Related: How to write a business plan
Step 2: Name the Business
You’ll need to choose a name for your property management company. This is something you should put some thought into, as it will be the name that customers and clients will associate with your business. Once you’ve chosen a name, you can register it with the state and get started on setting up your company.
Step 3: Form a Business Entity
A business entity (also referred to as a legal entity) refers to how a business is legally organized to operate. There are four primary business structures to choose from, which include the sole proprietorship, partnership, corporation, and Limited Liability Company (LLC). Each type of entity has its own pros and cons, such as liability exposure, costs, and administrative requirements.
When deciding on which business entity is best for a property management business, it normally comes down to the sole proprietorship and Limited Liability Company.
A partnership opens the owners up to unnecessary personal liability because if a partner does something to get the business sued, or runs off with cash from the business, the other partners are personally liable to repay.
The corporation can be a good choice to minimize liability risk because it separates the business assets from the owner’s assets. If the corporation is sued or certain business debts can’t be paid back, the owners aren’t personally responsible to repay them. The downside to the corporation is that it is more complicated than all the other entities and requires more administration than the LLC. If you plan on raising a lot of investment though, the corporation is usually the better choice.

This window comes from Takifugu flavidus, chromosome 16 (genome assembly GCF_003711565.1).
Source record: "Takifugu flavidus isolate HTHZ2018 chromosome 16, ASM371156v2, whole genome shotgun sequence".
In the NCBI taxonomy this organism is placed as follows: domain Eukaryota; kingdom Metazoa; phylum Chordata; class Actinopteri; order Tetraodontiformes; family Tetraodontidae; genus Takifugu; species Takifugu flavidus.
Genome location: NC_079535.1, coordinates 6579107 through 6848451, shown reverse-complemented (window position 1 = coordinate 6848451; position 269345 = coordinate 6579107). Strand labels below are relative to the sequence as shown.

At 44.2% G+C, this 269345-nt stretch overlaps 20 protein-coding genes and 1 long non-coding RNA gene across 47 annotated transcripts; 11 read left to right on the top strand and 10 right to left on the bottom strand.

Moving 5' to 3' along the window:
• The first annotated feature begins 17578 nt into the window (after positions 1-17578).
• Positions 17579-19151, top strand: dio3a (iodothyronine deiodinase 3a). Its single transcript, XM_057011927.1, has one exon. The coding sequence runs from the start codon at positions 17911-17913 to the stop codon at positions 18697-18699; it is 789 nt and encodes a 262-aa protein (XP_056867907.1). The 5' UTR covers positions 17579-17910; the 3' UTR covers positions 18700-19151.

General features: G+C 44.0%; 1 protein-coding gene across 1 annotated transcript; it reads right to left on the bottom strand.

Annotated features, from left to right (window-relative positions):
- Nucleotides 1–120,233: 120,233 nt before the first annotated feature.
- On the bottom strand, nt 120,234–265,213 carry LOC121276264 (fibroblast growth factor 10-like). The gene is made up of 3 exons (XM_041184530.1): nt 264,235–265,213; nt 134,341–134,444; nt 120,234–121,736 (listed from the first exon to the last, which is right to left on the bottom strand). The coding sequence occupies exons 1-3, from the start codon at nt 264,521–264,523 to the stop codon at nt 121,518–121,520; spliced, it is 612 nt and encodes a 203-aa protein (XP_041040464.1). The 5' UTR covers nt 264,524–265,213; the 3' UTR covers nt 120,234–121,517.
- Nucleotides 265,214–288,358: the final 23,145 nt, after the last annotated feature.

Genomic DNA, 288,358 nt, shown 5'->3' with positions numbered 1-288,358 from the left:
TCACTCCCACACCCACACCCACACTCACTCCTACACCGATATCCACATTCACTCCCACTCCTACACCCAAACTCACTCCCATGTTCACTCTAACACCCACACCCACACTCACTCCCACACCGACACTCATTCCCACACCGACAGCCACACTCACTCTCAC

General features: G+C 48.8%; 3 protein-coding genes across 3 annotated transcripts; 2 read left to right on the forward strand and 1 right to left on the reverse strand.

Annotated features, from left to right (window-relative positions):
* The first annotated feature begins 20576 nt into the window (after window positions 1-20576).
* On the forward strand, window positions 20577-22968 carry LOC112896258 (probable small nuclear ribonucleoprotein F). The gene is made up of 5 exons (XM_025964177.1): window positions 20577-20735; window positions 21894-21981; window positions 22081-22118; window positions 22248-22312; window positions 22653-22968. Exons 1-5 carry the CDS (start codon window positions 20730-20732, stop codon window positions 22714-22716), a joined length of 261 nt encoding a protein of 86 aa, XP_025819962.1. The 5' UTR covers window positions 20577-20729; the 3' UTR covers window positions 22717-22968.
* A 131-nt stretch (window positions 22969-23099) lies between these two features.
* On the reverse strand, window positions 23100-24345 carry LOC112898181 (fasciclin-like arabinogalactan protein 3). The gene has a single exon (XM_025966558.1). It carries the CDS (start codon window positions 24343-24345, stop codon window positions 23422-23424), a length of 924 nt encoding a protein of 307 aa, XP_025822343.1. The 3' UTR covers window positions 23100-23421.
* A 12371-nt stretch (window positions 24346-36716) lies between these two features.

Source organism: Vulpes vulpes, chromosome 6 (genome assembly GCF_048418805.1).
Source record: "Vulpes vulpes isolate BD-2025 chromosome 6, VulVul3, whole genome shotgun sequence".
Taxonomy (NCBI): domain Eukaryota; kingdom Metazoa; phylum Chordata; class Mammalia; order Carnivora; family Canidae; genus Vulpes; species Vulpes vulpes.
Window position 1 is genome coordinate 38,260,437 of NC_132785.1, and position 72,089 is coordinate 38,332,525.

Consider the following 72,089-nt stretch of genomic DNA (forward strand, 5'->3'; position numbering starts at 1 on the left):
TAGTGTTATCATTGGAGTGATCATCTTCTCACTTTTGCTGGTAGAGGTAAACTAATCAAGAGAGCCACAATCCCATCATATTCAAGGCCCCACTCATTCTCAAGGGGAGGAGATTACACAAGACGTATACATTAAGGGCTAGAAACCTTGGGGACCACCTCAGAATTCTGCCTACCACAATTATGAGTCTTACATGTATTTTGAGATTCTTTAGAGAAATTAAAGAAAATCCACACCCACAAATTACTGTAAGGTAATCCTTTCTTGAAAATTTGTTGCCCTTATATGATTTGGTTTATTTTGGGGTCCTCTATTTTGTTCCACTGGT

That leaves the sole proprietorship and LLC.
The sole proprietorship is the least expensive and easiest entity to start which is appealing. The downside is that the owner is personally liable should anything happen to the business, which is an important consideration. The LLC offers the ability to operate as a sole proprietorship with the liability protection of a corporation. Depending on the state, the cost to form an LLC runs from $40 – $500, which is pretty inexpensive for protecting the owners from business-related lawsuits and certain debts.
Related: Guide to forming your LLC
Forming an LLC sounds complicated and expensive, but using an entity formation service guides you through the process so you know it was done right.
Some popular LLC formation services include:
IncFile - $0 plus state fees & free registered agent for 1 year!
IncAuthority - $0 plus state fees & free registered agent the first year!
ZenBusiness - $49 plus state fees & free registered agent for 1 year!
Step 4: Select Your Location
While property management companies can operate from home, having a physical location will lend to a more professional appearance and place to meet with clients.
If meeting with clients isn’t a necessity, operating from home is a great, low-cost option. Be sure to check zoning and covenants in case you have a neighbor that doesn’t approve of your venture.
If operating from a storefront, be on the lookout for a location that is convenient for your customers and clients. You’ll want to choose a location that is easily accessible and has good visibility.
Step 5: Apply for Business Licenses and Permits
Before you can start operating your property management company, you’ll need to obtain the necessary licenses and permits.
The licenses you need will vary depending on the state you’re operating in, but you’ll typically need to get a business license and a real estate broker’s license.
Step 6: Find Financing